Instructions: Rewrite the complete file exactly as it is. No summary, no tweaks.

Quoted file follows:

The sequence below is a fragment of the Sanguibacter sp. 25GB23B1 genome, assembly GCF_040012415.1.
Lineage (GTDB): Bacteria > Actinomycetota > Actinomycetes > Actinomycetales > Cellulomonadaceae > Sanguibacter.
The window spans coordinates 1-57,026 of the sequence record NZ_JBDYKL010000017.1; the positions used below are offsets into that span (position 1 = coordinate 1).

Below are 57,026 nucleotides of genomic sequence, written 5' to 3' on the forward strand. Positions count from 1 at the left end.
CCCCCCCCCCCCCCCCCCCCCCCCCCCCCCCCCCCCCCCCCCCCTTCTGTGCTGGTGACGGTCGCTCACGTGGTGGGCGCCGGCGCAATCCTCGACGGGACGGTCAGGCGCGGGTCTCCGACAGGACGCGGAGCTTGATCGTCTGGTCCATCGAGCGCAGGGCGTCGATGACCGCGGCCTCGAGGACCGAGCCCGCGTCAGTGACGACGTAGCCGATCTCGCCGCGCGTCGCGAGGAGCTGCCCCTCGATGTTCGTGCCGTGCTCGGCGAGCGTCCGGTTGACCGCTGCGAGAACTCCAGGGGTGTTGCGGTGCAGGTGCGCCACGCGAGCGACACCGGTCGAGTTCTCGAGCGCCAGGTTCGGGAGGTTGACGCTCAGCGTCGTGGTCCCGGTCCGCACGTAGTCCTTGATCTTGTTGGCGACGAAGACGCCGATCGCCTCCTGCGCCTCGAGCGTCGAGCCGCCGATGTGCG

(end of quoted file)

The sequence below is a fragment of the Sanguibacter sp. 25GB23B1 genome, assembly GCF_040012415.1.
Lineage (GTDB): Bacteria > Actinomycetota > Actinomycetes > Actinomycetales > Cellulomonadaceae > Sanguibacter.
The window spans coordinates 1-57,026 of the sequence record NZ_JBDYKL010000017.1; the positions used below are offsets into that span (position 1 = coordinate 1).

Below are 57,026 nucleotides of genomic sequence, written 5' to 3' on the forward strand. Positions count from 1 at the left end.
CCCCCCCCCCCCCCCCCCCCCCCCCCCCCCCCCCCCCCCCCCCCTTCTGTGCTGGTGACGGTCGCTCACGTGGTGGGCGCCGGCGCAATCCTCGACGGGACGGTCAGGCGCGGGTCTCCGACAGGACGCGGAGCTTGATCGTCTGGTCCATCGAGCGCAGGGCGTCGATGACCGCGGCCTCGAGGACCGAGCCCGCGTCAGTGACGACGTAGCCGATCTCGCCGCGCGTCGCGAGGAGCTGCCCCTCGATGTTCGTGCCGTGCTCGGCGAGCGTCCGGTTGACCGCTGCGAGAACTCCAGGGGTGTTGCGGTGCAGGTGCGCCACGCGAGCGACACCGGTCGAGTTCTCGAGCGCCAGGTTCGGGAGGTTGACGCTCAGCGTCGTGGTCCCGGTCCGCACGTAGTCCTTGATCTTGTTGGCGACGAAGACGCCGATCGCCTCCTGCGCCTCGAGCGTCGAGCCGCCGATGTGCG